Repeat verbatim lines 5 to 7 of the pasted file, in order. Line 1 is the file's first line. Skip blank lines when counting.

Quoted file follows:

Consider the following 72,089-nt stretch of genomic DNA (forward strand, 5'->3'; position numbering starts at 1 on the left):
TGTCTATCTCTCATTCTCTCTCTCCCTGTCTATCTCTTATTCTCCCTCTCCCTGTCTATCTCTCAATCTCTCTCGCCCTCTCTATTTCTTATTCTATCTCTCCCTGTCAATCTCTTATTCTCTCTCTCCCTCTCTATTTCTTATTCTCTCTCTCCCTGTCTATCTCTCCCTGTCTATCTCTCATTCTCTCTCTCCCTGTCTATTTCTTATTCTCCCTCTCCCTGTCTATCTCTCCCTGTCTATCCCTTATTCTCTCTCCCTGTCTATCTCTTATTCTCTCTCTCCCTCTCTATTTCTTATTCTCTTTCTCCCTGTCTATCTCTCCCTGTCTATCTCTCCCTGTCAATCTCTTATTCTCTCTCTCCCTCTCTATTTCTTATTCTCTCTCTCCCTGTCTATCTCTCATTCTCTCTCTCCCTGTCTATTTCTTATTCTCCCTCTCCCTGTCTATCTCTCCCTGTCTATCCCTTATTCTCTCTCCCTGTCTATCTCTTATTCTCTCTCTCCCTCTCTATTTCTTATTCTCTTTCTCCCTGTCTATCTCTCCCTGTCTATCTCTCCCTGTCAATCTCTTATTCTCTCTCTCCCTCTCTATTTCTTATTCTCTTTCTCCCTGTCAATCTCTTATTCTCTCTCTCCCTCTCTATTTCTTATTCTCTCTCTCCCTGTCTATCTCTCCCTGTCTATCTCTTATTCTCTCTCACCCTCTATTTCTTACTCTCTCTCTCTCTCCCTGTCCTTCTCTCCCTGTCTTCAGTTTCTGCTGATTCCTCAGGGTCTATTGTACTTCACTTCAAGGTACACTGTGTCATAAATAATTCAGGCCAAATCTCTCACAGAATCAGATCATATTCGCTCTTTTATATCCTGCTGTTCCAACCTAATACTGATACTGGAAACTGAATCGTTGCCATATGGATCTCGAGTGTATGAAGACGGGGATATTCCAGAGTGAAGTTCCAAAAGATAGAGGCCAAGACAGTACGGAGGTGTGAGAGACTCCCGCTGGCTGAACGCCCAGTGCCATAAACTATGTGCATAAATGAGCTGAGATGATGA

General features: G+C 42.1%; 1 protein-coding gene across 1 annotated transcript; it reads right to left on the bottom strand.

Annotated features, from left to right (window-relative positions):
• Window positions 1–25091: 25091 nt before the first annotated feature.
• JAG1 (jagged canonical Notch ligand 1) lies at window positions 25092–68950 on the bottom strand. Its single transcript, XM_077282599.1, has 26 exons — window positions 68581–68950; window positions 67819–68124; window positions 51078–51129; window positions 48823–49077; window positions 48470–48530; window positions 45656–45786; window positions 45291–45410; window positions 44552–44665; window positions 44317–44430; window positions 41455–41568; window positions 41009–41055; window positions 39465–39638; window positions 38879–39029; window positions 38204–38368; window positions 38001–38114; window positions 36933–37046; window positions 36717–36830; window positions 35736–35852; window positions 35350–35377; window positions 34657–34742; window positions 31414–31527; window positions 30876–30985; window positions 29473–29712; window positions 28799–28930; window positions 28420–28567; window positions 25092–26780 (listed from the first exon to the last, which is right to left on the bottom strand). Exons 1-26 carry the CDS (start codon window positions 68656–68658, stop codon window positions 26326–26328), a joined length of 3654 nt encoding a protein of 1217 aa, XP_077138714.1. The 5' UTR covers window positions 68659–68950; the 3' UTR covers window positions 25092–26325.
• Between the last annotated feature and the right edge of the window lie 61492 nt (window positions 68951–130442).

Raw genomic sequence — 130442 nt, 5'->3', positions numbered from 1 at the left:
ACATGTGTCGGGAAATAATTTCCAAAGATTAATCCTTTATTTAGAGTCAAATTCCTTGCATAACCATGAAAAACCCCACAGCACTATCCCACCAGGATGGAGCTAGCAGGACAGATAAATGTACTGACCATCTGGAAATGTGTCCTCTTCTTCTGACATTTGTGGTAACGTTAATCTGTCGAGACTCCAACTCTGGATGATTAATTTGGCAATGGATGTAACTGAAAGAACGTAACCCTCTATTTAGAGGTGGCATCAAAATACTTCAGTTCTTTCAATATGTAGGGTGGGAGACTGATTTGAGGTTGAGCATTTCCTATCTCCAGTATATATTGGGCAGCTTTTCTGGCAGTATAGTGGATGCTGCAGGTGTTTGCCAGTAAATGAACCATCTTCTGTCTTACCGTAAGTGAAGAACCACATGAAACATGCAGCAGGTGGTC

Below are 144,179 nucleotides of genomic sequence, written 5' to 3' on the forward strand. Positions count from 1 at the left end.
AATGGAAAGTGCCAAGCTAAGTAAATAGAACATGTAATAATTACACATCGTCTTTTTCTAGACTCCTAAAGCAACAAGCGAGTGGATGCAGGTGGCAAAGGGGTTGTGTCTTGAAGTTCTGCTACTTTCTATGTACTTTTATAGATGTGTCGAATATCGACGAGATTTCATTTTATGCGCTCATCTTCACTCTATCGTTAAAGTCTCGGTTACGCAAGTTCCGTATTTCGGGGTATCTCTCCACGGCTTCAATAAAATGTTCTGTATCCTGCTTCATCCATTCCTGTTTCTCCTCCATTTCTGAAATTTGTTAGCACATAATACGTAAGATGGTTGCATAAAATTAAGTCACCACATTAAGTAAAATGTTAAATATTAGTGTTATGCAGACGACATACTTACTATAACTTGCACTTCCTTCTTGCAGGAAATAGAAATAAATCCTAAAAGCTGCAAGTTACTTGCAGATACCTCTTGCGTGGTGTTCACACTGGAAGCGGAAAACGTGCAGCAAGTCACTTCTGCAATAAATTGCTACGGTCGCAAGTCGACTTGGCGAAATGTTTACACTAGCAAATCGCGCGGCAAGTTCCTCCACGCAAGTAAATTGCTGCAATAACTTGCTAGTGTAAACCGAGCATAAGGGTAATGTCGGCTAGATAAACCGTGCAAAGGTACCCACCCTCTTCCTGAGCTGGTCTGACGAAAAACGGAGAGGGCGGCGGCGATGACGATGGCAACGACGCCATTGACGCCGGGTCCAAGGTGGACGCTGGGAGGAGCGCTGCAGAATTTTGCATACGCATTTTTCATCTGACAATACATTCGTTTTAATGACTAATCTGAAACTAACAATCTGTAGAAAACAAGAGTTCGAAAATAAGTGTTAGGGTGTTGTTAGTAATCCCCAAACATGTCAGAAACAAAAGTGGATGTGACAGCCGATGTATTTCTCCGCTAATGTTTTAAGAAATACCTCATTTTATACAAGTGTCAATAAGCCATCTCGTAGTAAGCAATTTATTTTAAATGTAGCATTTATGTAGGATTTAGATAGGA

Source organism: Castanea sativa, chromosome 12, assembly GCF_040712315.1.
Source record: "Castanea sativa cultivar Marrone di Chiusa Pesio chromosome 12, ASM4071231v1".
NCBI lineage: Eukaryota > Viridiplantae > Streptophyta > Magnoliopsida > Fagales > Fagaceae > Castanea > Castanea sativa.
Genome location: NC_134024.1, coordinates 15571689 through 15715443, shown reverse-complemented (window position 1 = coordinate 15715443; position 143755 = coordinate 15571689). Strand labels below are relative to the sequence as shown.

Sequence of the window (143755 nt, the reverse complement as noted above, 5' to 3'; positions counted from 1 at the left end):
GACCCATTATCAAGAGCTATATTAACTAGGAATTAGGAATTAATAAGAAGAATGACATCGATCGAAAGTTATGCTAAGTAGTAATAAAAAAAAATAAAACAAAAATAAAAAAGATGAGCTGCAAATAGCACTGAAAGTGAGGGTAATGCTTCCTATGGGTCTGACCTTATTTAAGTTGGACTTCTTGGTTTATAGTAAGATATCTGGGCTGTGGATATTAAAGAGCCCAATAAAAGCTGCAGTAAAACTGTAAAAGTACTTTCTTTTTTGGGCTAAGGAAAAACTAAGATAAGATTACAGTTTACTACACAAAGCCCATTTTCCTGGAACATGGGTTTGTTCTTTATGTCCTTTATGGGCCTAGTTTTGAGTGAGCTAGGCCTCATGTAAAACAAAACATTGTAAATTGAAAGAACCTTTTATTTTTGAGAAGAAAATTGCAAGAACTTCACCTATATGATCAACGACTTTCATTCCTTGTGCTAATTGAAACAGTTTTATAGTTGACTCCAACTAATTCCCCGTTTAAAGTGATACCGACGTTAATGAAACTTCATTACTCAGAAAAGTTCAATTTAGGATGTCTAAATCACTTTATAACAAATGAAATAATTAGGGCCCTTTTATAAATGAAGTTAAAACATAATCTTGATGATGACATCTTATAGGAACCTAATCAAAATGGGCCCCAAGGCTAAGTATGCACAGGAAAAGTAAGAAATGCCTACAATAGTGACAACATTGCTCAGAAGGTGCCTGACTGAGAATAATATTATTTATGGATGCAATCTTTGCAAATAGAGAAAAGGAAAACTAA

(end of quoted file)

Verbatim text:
• Window positions 1–25091: 25091 nt before the first annotated feature.
• JAG1 (jagged canonical Notch ligand 1) lies at window positions 25092–68950 on the bottom strand. Its single transcript, XM_077282599.1, has 26 exons — window positions 68581–68950; window positions 67819–68124; window positions 51078–51129; window positions 48823–49077; window positions 48470–48530; window positions 45656–45786; window positions 45291–45410; window positions 44552–44665; window positions 44317–44430; window positions 41455–41568; window positions 41009–41055; window positions 39465–39638; window positions 38879–39029; window positions 38204–38368; window positions 38001–38114; window positions 36933–37046; window positions 36717–36830; window positions 35736–35852; window positions 35350–35377; window positions 34657–34742; window positions 31414–31527; window positions 30876–30985; window positions 29473–29712; window positions 28799–28930; window positions 28420–28567; window positions 25092–26780 (listed from the first exon to the last, which is right to left on the bottom strand). Exons 1-26 carry the CDS (start codon window positions 68656–68658, stop codon window positions 26326–26328), a joined length of 3654 nt encoding a protein of 1217 aa, XP_077138714.1. The 5' UTR covers window positions 68659–68950; the 3' UTR covers window positions 25092–26325.
• Between the last annotated feature and the right edge of the window lie 61492 nt (window positions 68951–130442).